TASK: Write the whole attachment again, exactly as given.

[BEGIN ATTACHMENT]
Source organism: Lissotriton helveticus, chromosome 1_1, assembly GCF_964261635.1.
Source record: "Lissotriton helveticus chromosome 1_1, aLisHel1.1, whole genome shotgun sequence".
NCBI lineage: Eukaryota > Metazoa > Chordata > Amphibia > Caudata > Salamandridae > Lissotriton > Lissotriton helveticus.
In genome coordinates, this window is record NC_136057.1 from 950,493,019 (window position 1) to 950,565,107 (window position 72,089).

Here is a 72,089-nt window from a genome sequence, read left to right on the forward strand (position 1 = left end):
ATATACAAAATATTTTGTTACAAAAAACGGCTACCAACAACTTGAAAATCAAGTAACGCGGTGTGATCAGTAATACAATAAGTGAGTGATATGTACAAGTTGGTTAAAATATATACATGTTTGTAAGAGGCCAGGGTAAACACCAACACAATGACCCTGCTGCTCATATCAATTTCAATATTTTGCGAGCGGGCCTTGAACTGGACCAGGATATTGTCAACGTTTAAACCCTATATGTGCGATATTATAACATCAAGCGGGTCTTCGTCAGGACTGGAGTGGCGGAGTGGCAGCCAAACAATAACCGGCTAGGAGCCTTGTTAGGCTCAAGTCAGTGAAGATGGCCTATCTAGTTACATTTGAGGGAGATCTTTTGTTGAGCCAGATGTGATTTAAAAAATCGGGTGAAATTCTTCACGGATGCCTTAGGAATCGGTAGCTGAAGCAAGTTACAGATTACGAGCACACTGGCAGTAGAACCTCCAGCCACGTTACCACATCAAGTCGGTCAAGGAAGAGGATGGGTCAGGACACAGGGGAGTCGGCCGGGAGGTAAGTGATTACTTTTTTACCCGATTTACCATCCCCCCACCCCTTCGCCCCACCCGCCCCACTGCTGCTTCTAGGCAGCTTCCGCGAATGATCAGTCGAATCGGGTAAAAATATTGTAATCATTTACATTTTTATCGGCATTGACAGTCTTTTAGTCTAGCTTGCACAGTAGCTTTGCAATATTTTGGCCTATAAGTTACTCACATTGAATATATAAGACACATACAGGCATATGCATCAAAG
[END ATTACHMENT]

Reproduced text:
Source organism: Lissotriton helveticus, chromosome 1_1, assembly GCF_964261635.1.
Source record: "Lissotriton helveticus chromosome 1_1, aLisHel1.1, whole genome shotgun sequence".
NCBI lineage: Eukaryota > Metazoa > Chordata > Amphibia > Caudata > Salamandridae > Lissotriton > Lissotriton helveticus.
In genome coordinates, this window is record NC_136057.1 from 950,493,019 (window position 1) to 950,565,107 (window position 72,089).

Here is a 72,089-nt window from a genome sequence, read left to right on the forward strand (position 1 = left end):
ATATACAAAATATTTTGTTACAAAAAACGGCTACCAACAACTTGAAAATCAAGTAACGCGGTGTGATCAGTAATACAATAAGTGAGTGATATGTACAAGTTGGTTAAAATATATACATGTTTGTAAGAGGCCAGGGTAAACACCAACACAATGACCCTGCTGCTCATATCAATTTCAATATTTTGCGAGCGGGCCTTGAACTGGACCAGGATATTGTCAACGTTTAAACCCTATATGTGCGATATTATAACATCAAGCGGGTCTTCGTCAGGACTGGAGTGGCGGAGTGGCAGCCAAACAATAACCGGCTAGGAGCCTTGTTAGGCTCAAGTCAGTGAAGATGGCCTATCTAGTTACATTTGAGGGAGATCTTTTGTTGAGCCAGATGTGATTTAAAAAATCGGGTGAAATTCTTCACGGATGCCTTAGGAATCGGTAGCTGAAGCAAGTTACAGATTACGAGCACACTGGCAGTAGAACCTCCAGCCACGTTACCACATCAAGTCGGTCAAGGAAGAGGATGGGTCAGGACACAGGGGAGTCGGCCGGGAGGTAAGTGATTACTTTTTTACCCGATTTACCATCCCCCCACCCCTTCGCCCCACCCGCCCCACTGCTGCTTCTAGGCAGCTTCCGCGAATGATCAGTCGAATCGGGTAAAAATATTGTAATCATTTACATTTTTATCGGCATTGACAGTCTTTTAGTCTAGCTTGCACAGTAGCTTTGCAATATTTTGGCCTATAAGTTACTCACATTGAATATATAAGACACATACAGGCATATGCATCAAAG